In the event that you do need to reach for the home-brewed crypto solution, don't. There are better and mature encryption options that are available, and it is better to use the encryption schemes that have been vetted and studied. Even then a comprehensive design of the solution needs to be followed by a thorough review by your team and security experts.
Storage and Caching
Any information that is deemed sensitive and needs to be stored, is to be stored in a secure storage; either one that is provided by the platform or a custom one that is developed for the specific purpose of the program that will be using it. All data used by the app that is held in memory (and for the most part it should be treated as immutable) must be immediately cleaned up and discarded when the session for a user is terminated; this also needs to happen when a Catastrophic Event occurs; which is another benefit of having this mechanism in place.
Covering All Paths
Expecting the unexpected has major benefits in making our programs resilient and avoiding undefined states. This practice helps in catching subtle bugs that would have otherwise alluded us. As a side benefit, it improves the code readability tremendously and helps spot logic problems during code reviews. Majority of these subtle bugs happen because not all paths that can be taken are covered. As such, each and every path that can be taken needs to be covered, even if that path is considered a "this will never happen" path.
Covering all paths make couple of key considerations explicit:
- A path was not unintentionally left out.
- A path that should never be taken is clearly called out and handled accordingly.
The practice of leaving a comment for a path, where nothing needs to happen and invoking a function
theUnexpectedHasHappened() when a path should never be taken; has served us well in catching bugs that would have alluded us if these were not in place.
theUnexpectedHasHappened(), essentially gathers metadata and related information around the failure, clears out all sensitive information that the program may have stored in memory and begin the graceful shutdown of the app.
While not opposed to it, Offensive Programming practices can be implemented along side Defensive Programming practices. The goal here is to differentiate between expected and preventable errors. This distinction provides a level of confidence within the codebase that when all components work as expected, preventable errors will not happen.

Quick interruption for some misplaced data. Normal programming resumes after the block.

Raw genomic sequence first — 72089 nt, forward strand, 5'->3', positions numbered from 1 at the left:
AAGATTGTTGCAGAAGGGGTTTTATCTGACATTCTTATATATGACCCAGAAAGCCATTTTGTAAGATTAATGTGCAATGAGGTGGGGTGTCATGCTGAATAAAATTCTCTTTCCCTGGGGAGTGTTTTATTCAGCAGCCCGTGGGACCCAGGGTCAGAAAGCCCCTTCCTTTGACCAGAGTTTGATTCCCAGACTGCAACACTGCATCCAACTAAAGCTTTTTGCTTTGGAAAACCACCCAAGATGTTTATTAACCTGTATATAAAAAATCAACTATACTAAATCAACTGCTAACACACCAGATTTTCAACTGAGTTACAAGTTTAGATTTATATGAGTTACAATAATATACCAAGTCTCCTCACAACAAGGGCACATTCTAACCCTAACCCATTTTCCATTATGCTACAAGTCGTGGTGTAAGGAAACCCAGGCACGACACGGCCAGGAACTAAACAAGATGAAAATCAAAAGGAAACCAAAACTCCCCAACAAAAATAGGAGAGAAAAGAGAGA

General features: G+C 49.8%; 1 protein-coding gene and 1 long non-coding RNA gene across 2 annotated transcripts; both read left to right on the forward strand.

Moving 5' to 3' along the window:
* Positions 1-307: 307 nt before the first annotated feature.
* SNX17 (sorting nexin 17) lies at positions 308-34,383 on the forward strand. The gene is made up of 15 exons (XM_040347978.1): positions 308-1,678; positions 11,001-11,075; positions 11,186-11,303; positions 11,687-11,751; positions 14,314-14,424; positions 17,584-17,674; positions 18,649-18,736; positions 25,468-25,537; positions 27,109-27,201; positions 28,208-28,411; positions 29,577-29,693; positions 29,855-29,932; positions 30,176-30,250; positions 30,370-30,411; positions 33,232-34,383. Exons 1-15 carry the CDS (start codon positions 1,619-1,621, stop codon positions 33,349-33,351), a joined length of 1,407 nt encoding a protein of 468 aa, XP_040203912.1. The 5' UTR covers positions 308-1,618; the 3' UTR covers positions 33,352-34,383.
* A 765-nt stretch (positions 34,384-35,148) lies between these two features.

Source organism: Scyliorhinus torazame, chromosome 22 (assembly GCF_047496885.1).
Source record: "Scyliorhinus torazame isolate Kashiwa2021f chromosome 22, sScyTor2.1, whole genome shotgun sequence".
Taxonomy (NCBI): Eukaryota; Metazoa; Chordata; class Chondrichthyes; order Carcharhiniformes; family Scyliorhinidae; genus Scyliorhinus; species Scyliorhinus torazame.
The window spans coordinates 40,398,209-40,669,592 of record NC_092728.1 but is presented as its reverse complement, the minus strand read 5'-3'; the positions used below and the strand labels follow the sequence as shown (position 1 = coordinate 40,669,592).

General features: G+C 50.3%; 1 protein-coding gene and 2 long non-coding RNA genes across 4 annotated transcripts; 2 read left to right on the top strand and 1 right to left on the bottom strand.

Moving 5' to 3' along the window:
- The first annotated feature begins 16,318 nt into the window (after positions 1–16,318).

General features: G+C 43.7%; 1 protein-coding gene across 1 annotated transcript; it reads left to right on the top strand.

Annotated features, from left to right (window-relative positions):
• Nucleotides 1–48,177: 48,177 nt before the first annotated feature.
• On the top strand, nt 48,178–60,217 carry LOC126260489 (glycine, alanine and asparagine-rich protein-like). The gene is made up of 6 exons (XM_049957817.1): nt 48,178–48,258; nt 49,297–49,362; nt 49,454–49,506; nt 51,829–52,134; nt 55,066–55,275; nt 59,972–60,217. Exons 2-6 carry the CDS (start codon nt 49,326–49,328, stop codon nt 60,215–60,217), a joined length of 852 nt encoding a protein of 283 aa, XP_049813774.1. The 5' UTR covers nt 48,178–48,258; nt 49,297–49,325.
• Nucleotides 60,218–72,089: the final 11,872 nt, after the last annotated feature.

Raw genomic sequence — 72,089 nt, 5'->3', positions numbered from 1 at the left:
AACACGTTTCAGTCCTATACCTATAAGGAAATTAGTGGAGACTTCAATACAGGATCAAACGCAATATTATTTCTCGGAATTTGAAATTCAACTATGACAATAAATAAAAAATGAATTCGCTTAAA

This can be defined as failing fast. At the moment an unexpected error is encountered, it needs to be handled and propagated up and ultimately the program needs to gracefully shutdown. There should never be any errors that are silenced, and all errors should be handled, even the unexpected ones, by calling a specific function like
theUnexpectedHasHappened() (as mentioned in the previous section) so that appropriate measures and steps can be taken.
Gracefully shutting down is just one way of failing fast. How the error is handled is predicated on the context in which the error occurs. Different contexts have different needs and in some contexts gracefully shutting down the app is overkill. For example, when receiving metadata from an external service and the validation for that data fails; in a production environment it would be overkill to shutdown the app when an optional piece of data fails validation. This situation can be properly handled by dropping the metadata and not allowing the user to view the screen where that data is to be shown and instead notifying the user of the error that is suitable for that context.
During development and in a test environment you do want to fail fast; because it will highlight weakness in the code and will help to make it more resilient; along with surfacing use cases that may not have been considered when the code was initially written.
I have used these practices in real world applications for a while now. These practices have had an enormous positive affect on the codebase and have lead to higher code quality, better readability, and code behaving in a predictable manner. It has reduced a great number of bugs and have contributed to the high stability and quality of the program.
It definitely is an adjustment and shift in mindset than what we have generally been doing. However, this different mindset, once we come to understand its importance and why these practices are better, then using them becomes second nature and it is no-more time consuming than writing bad code.
- The Checklist Manifesto by Atul Gawande
- Code Complete by Steve McConnell
- Secure by Design by Dan Bergh Johnsson, Daniel Deogun, Daniel Sawano